James B. Rawlings Research Group


Matt Tenny
B.S. Ch.E., Rice University
B.A. Computational & Applied Mathematics, Rice University
Ph.D., University of Wisconsin-Madison, 2002
tenny[AT]bevo[DOT]che[DOT]wisc[DOT]edu

Current Work

Example of a system that demonstrates poor control using linear MPC

Model predictive control (MPC) uses models and optimization strategies in real time to determine control actions. Because of the demand for real-time solution, the optimization methods need to be efficient. This requirement poses a challenge when the models are nonlinear.

The goal of this project is to determine which optimization strategies are best suited for MPC, and how the best optimization strategies can be tailored to the structure of the MPC problem to make it possible to solve nonlinear models in real time.

The straightforward application of MPC to systems with nonlinear models requires global solution of non-convex nonlinear optimization problems, a difficult task even with the technology available today. It is worth further exploring the MPC approach, however, because first-principles models of chemical processes are usually nonlinear, and because the MPC formulation allows constraints in the model.

In earlier work (Rao, Wright, Rawlings, 1997; Wright, 1996), we showed how an interior-point method could be tailored to the MPC problem with a linear model. In our research, we extend the reach of the interior-point approach to nonlinear models. We investigate solving the nonlinear problem by sequential quadratic programming (SQP) methods, which yield specially structured quadratic programs at each iteration.

We consider suboptimal control, which requires only that the cost function decrease with time. This method removes terminal state constraints and the need for global optimization and greatly eases the resulting optimization problems. During our investigation, we examine methods for generating feasible suboptimal control policies for real-time nonlinear implementation.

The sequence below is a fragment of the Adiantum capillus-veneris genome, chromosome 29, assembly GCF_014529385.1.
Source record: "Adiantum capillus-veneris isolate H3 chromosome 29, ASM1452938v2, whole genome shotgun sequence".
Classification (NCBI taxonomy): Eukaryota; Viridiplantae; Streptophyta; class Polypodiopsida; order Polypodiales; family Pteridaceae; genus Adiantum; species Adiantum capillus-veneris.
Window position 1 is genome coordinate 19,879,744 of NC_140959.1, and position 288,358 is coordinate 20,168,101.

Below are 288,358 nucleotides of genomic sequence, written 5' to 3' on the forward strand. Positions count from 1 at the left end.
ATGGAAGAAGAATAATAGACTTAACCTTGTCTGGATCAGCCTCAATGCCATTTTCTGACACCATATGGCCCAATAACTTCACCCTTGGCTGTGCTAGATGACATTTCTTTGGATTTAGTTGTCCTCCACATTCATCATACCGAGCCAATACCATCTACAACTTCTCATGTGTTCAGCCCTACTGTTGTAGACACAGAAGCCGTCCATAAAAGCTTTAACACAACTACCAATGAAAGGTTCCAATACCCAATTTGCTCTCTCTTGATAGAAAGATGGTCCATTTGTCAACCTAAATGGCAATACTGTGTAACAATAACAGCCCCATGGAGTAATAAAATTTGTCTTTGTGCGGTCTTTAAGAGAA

Structure of an MPC regulator problem

State estimation is another issue involved in MPC. In the case of nonlinear models, the extended Kalman filter (EKF) is often employed. However, the EKF may produce poor estimates, leading to closed-loop instability. Moving horizon estimation (MHE) is an optimization-based method that is superior to the EKF because of its ability to incorporate constraints on estimates and its proper usage of the nonlinear model. Further, MHE has a structure similar to nonlinear MPC. In our research, we apply our knowledge of the control system to MHE to develop a numerically efficient structured nonlinear estimator.

Combining these two tools, we propose to develop a prototype algorithm for the study of nonlinear control systems as well as a suite of nonlinear benchmark examples.

Publications

1
Matthew J. Tenny, James B. Rawlings, and Stephen J. Wright.
Closed-loop behavior of nonlinear model predictive control.
AIChE J., 50(9):2142-2154, September 2004.

2
Matthew J. Tenny, Stephen J. Wright, and James B. Rawlings.
Nonlinear model predictive control via feasibility-perturbed sequential quadratic programming.
Comp. Optim. Appl., 28(1):87-121, April 2004.

3
Matthew Jeremy Tenny.
Computational Strategies for Nonlinear Model Predictive Control.
PhD thesis, University of Wisconsin-Madison, June 2002.

4
Matthew J. Tenny and James B. Rawlings.
Efficient moving horizon estimation and nonlinear model predictive control.
In Proceedings of the American Control Conference, pages 4475-4480, Anchorage, Alaska, May 2002.

5
S. J. Wright and M. J. Tenny.
A feasible trust-region sequential quadratic programming algorithm.
Optimization Technical Report 02-05, University of Wisconsin-Madison, Computer Sciences Departments, August 2002.
Also Texas-Wisconsin Modeling and Control Consortium Report TWMCC-2002-01.

6
M. J. Tenny, S. J. Wright, and J. B. Rawlings.
Nonlinear model predictive control via feasibility-perturbed sequential quadratic programming.
Optimization Technical Report 02-06, University of Wisconsin-Madison, Computer Sciences Departments, August 2002.
Also Texas-Wisconsin Modeling and Control Consortium Report TWMCC-2002-02.

7
Matthew J. Tenny, James B. Rawlings, and Rahul Bindlish.
Feasible real-time nonlinear model predictive control.
In James B. Rawlings, Babatunde A. Ogunnaike, and John W. Eaton, editors, Chemical Process Control-VI: Sixth International Conference on Chemical Process Control, pages 433-437, Tucson, Arizona, January 2001. AIChE Symposium Series, Volume 98, Number 326.

8
Matthew J. Tenny and James B. Rawlings.
State estimation strategies for nonlinear model predictive contrtol.
Annual AIChE Meeting, Reno, Nevada, November 2001.

Personal Web Page: jbrwww.che.wisc.edu/~tenny

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University of Wisconsin
Department of Chemical Engineering
Madison WI 53706